6. Many thanks for that - much appreciated. Yes, your openning assumption
    was correct.

    Re the protection, Windows XP includes 'Internet Connection Firewall'
    (ICF) which I do have enabled. If this is OK, I would continue with
    that when I get broadband. The Help says:
    "ICF [also] protects a single computer connected to the Internet. If
    you have a single computer connected to the Internet with a cable
    modem, a DSL modem, or a dial-up modem, ICF protects your Internet

    Does that look adequate? Or should I switch it off and get ZoneAlarm?
    Terry Pinnell, Mar 5, 2004
  7. Terry Pinnell

    King Queen Guest

    The Windows XP firewall is OK as far as it goes, but it won't tell you
    if a trojan / piece of adware tries to "phone home". The XP firewall
    stops unsolicited packets coming in but doesn't do any checks on it
    going out. ZoneAlarm does both (though it is definitely a bit of a
    resource hogger).

    I would definitely use ZoneAlarm, but that's me...
    King Queen, Mar 5, 2004
  8. Terry Pinnell

    F F Skitty Guest

    I'd always keep ICF switched on regardless; use ZoneAlarm as well.
    F F Skitty, Mar 5, 2004
  9. Why oh why do you want BT Broadband - at least get something good value such
    as plusnets 24.99 package with free activation, modem and a whole host of
    other features or if you don't need p2p their 18.99 a month package.
    Shouldn't be a problem then, for a single user a PCI Adsl modem (I say PCI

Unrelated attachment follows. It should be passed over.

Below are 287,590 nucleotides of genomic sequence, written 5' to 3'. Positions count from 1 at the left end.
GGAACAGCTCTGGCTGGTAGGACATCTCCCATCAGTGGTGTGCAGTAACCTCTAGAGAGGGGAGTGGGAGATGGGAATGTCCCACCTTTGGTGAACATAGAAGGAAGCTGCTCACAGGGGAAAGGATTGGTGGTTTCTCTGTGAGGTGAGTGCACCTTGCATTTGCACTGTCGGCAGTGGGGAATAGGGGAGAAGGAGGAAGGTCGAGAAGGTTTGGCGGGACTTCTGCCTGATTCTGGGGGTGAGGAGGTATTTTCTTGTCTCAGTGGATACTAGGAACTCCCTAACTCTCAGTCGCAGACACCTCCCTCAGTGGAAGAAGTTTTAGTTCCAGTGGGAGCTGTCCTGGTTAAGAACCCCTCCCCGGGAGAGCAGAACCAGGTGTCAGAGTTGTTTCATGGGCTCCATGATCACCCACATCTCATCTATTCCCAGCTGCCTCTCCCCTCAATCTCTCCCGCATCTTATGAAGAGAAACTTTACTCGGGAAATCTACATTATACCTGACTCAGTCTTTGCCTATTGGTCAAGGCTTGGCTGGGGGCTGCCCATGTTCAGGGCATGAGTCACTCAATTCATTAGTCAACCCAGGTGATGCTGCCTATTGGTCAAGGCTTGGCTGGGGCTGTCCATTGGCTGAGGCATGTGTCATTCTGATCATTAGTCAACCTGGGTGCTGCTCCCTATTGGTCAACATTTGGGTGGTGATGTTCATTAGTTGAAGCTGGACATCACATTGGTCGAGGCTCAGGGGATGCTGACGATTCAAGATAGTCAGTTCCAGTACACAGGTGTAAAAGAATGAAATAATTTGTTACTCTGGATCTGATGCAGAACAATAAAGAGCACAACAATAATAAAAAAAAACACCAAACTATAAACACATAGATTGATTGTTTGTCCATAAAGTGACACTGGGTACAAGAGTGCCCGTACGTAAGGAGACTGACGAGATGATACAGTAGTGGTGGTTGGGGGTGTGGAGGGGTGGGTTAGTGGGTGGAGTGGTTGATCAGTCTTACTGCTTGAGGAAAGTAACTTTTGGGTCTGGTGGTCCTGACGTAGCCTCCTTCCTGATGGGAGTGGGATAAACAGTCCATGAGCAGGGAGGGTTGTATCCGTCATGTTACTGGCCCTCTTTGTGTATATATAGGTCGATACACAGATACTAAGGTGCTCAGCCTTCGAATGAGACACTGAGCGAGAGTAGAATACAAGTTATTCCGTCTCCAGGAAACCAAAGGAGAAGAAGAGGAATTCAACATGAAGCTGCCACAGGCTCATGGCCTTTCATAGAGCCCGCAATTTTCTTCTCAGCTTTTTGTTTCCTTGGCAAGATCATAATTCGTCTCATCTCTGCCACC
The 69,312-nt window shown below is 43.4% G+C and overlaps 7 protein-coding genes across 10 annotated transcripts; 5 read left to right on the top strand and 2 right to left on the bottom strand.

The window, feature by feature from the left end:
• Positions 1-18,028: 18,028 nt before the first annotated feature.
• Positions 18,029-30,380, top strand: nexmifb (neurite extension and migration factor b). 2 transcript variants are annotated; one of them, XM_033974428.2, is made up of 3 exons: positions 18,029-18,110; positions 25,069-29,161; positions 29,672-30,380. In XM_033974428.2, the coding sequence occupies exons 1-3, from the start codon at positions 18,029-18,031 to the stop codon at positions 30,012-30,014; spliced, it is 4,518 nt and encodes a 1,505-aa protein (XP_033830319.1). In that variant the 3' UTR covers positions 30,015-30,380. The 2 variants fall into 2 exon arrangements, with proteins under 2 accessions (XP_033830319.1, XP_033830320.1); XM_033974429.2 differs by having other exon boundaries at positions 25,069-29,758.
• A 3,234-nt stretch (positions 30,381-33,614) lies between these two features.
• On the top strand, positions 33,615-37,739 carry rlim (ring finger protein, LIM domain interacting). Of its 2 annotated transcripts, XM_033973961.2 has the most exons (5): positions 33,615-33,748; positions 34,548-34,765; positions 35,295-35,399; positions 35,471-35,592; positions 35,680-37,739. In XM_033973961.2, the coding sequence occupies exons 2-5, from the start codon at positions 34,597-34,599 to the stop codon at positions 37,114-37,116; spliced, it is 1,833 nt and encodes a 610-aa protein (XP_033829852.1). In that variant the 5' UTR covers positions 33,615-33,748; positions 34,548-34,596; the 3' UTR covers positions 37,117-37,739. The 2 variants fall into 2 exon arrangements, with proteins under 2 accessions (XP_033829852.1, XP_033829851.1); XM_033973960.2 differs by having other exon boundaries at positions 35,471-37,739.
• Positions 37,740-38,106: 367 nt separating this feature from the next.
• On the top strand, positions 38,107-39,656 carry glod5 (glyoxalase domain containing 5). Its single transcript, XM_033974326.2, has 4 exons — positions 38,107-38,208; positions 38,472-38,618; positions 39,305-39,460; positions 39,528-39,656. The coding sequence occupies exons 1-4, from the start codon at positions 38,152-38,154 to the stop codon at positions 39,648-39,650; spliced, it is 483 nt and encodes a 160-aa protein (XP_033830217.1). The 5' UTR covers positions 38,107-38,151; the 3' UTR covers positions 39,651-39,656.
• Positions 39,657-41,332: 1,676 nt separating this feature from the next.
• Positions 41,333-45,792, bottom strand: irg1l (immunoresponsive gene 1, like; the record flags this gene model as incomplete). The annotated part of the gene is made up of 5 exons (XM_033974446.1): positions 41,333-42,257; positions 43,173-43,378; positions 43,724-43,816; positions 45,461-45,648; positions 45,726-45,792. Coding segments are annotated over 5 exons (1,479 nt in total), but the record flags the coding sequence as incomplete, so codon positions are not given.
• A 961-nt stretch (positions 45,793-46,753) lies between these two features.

as I don't like USB that much, howeveer these are more common and do the
    same) will make use of DUN the same as your exisitng modem so the only real
    difference is that it will be faster and you can leave it on if you want.

    Do also make use of the XP Built in firewall and ensure virus software up to
    date, probably a good idea to logoff broadband unless your using it as well
    on a single pc.
    Yep, it won't take too much effort.
    Don't go with BT - probably the best advice you could get.

    Albrow, Sam J, Mar 5, 2004
  10. Thanks for both the follow-ups re firewalls. I'll get ZoneAlarm too
    Terry Pinnell, Mar 6, 2004
  11. Thanks. I suppose the honest answer is that I thought it looked OK at
    £27/month (not the Basic Broadband at £19.99), plus it seemed
    potentially tidier to keep my phone and internet billing combined,
    plus I didn't wnat to start more research as I suspected that would
    throw me back into indecisive mode again! Anyway, I've signed up now.
    That sounds interesting, as I'm flooded with spam/scam/porn, but I'm
    puzzled as to what you mean. What can Pipex do, with or without
    broadband? I emailed them a few weeks ago to ask why they weren't able
    to do any filtering (like Demon have just introduce, based on
    Brightmail), and they told me they were thinking about it.

    Many thanks, appreciate the help and reassurance.
    Terry Pinnell, Mar 6, 2004
  12. Terry Pinnell

    Colin Wilson Guest

    I used to be an ntl dial up subscriber and had to use Mailwasher just
    Pipex don`t do any filtering, but from personal experience I can say i`ve
    only started to see spam in quantity (several per day) now i`ve been with
    them for over 12 months. Compare this to btinternet - 2 accounts I have
    with them get 300 per day :-/

    I have, however, been quite careful where I give it out... I also bought
    my own domain, so I can give out "personalised" email addresses to sites
    so I know where any leak to spammers came from.

    Mailwasher is a mail "front end" program - it will download the mail
    headers from all your email accounts, you can set up filters quite
    effectively to block spam (or known spamming hosts, ie. ".comcast." in
    the entire header) and once you`ve deleted the crap direct from the
    server you simply download the legitimate mail.
    Colin Wilson, Mar 6, 2004